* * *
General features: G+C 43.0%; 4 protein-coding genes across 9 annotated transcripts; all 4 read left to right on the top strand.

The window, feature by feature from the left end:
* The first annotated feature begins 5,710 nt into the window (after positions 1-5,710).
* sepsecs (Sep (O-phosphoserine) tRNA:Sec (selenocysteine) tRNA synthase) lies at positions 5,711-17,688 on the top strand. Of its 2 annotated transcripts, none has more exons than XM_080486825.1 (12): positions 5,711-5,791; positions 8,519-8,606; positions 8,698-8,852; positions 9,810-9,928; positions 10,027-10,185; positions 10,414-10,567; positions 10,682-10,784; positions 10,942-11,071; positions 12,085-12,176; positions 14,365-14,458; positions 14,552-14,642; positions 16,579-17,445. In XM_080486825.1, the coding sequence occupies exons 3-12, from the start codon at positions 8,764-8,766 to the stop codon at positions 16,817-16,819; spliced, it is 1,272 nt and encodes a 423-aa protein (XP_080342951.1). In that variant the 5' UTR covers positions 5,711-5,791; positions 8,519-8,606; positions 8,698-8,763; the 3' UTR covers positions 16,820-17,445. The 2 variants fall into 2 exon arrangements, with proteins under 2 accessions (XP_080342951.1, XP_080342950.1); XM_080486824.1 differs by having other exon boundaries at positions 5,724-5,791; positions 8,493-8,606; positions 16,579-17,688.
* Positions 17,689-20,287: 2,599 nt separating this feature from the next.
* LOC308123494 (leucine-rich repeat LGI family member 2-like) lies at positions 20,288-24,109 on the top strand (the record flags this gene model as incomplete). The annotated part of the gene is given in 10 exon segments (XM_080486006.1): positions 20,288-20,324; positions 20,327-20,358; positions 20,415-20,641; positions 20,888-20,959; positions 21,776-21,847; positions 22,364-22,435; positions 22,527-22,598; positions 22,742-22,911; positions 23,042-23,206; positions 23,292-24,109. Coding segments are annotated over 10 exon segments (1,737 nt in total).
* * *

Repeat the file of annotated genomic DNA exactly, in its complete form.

General features: G+C 43.0%; 4 protein-coding genes across 9 annotated transcripts; all 4 read left to right on the top strand.

The window, feature by feature from the left end:
* The first annotated feature begins 5,710 nt into the window (after positions 1-5,710).
* sepsecs (Sep (O-phosphoserine) tRNA:Sec (selenocysteine) tRNA synthase) lies at positions 5,711-17,688 on the top strand. Of its 2 annotated transcripts, none has more exons than XM_080486825.1 (12): positions 5,711-5,791; positions 8,519-8,606; positions 8,698-8,852; positions 9,810-9,928; positions 10,027-10,185; positions 10,414-10,567; positions 10,682-10,784; positions 10,942-11,071; positions 12,085-12,176; positions 14,365-14,458; positions 14,552-14,642; positions 16,579-17,445. In XM_080486825.1, the coding sequence occupies exons 3-12, from the start codon at positions 8,764-8,766 to the stop codon at positions 16,817-16,819; spliced, it is 1,272 nt and encodes a 423-aa protein (XP_080342951.1). In that variant the 5' UTR covers positions 5,711-5,791; positions 8,519-8,606; positions 8,698-8,763; the 3' UTR covers positions 16,820-17,445. The 2 variants fall into 2 exon arrangements, with proteins under 2 accessions (XP_080342951.1, XP_080342950.1); XM_080486824.1 differs by having other exon boundaries at positions 5,724-5,791; positions 8,493-8,606; positions 16,579-17,688.
* Positions 17,689-20,287: 2,599 nt separating this feature from the next.
* LOC308123494 (leucine-rich repeat LGI family member 2-like) lies at positions 20,288-24,109 on the top strand (the record flags this gene model as incomplete). The annotated part of the gene is given in 10 exon segments (XM_080486006.1): positions 20,288-20,324; positions 20,327-20,358; positions 20,415-20,641; positions 20,888-20,959; positions 21,776-21,847; positions 22,364-22,435; positions 22,527-22,598; positions 22,742-22,911; positions 23,042-23,206; positions 23,292-24,109. Coding segments are annotated over 10 exon segments (1,737 nt in total).